Sharon Carty, Jonathan Ware: Schubert’s Four Seasons review
Schubert’s Four Seasons
Sharon Carty, Jonathan Ware
Don’t be taken in by the title. Schubert didn’t actually write a set of Four Seasons. Mezzo-soprano Sharon Carty and responsive pianist Jonathan Ware have made a personal selection of nine songs to create their own individual, utterly unhackneyed Schubertian journey through the cycles of the year. Surprisingly, although there are 65 minutes of music, there are just nine songs. The ones chosen to open and close the sequence take close to half an hour between them.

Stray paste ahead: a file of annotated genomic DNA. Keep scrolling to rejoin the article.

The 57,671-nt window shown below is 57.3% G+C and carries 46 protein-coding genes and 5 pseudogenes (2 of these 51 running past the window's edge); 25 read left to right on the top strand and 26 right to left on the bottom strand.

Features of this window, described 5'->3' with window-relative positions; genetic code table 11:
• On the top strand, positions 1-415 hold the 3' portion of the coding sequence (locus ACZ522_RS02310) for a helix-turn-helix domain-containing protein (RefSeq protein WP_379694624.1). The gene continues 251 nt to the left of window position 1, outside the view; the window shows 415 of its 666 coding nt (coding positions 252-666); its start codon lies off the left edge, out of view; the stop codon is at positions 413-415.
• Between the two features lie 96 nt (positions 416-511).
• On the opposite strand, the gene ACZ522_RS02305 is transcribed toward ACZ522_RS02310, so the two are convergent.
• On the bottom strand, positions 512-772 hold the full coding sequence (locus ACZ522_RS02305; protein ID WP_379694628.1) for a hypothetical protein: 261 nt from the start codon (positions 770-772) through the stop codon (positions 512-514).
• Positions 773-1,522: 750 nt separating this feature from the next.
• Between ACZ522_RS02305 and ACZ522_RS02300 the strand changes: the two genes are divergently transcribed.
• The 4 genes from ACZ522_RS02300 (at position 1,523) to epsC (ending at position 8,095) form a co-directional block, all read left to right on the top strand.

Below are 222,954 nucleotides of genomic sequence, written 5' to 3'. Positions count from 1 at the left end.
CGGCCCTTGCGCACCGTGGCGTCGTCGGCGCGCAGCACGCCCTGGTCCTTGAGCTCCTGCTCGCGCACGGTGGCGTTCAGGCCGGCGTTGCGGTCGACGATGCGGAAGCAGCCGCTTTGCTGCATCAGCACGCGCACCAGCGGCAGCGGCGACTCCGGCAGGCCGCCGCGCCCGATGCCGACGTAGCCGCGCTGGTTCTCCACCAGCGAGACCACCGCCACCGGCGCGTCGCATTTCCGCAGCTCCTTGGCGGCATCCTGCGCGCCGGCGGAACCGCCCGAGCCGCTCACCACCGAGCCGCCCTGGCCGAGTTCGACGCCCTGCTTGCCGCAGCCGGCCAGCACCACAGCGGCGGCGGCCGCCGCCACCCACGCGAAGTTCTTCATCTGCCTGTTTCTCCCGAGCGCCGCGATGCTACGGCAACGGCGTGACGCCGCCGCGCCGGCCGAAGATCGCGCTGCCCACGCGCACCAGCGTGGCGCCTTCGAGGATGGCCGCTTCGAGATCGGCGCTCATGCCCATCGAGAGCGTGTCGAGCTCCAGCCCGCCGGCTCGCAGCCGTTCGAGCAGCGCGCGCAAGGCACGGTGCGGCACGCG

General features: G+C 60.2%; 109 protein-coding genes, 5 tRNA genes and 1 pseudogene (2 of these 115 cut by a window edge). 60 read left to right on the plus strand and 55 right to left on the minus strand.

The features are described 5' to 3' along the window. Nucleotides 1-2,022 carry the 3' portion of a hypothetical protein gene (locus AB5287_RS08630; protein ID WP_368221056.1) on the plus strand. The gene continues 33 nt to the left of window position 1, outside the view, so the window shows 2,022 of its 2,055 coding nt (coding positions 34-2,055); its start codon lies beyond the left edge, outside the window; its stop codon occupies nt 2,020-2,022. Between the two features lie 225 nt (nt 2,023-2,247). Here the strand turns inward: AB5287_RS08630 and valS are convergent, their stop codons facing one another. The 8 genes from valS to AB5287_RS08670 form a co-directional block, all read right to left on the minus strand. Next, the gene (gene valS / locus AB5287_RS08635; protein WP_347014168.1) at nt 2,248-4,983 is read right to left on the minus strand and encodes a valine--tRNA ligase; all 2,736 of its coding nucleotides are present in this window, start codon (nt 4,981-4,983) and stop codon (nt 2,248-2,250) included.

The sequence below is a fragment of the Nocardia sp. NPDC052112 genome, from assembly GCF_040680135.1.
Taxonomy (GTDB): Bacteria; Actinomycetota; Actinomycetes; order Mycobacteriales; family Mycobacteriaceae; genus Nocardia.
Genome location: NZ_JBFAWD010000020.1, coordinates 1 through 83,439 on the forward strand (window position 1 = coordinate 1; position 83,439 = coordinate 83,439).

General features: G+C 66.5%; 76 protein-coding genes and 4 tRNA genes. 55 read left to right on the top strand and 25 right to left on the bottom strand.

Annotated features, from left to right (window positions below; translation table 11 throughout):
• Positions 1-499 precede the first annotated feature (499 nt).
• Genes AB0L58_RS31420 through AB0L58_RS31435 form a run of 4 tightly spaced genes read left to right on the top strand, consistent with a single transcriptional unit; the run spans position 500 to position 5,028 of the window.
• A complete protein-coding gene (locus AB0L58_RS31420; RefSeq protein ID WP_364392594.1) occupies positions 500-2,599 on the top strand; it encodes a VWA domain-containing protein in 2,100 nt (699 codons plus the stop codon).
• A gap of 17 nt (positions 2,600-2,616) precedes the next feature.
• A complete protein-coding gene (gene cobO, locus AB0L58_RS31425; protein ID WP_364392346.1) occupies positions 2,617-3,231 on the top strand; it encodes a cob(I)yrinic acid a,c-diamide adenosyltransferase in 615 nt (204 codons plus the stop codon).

The “flower ballad” Viola (Violet), D786, tells of the forlorn fate of a flower in spring. The cantata Klage der Ceres (Ceres’s Lament), D323, sets Schiller’s retelling of the Greek myth of the creation of the seasons. Critical opinion is divided about these two substantial challenges but Carty approaches both with distinctive and persuasive composure. Her manner is at once direct and reserved. The voice is always well-controlled, and expressed with a spareness of gesture that often carries a suggestion of some kind of underlying loss or regret.
The drama may be limited, but the unobtrusive musicianship is at the same time very engaging. Sample the best-known songs – Ganymed, D544 and the Romanze from Rosamunde – to see how you find the approach. The other songs are Die Sommernacht, D289, An den Mond in einer Herbstnacht, D614, Litanei auf das Fest Allerseelen, D353, Greisengesang, D778, and Der Winterabend, D938.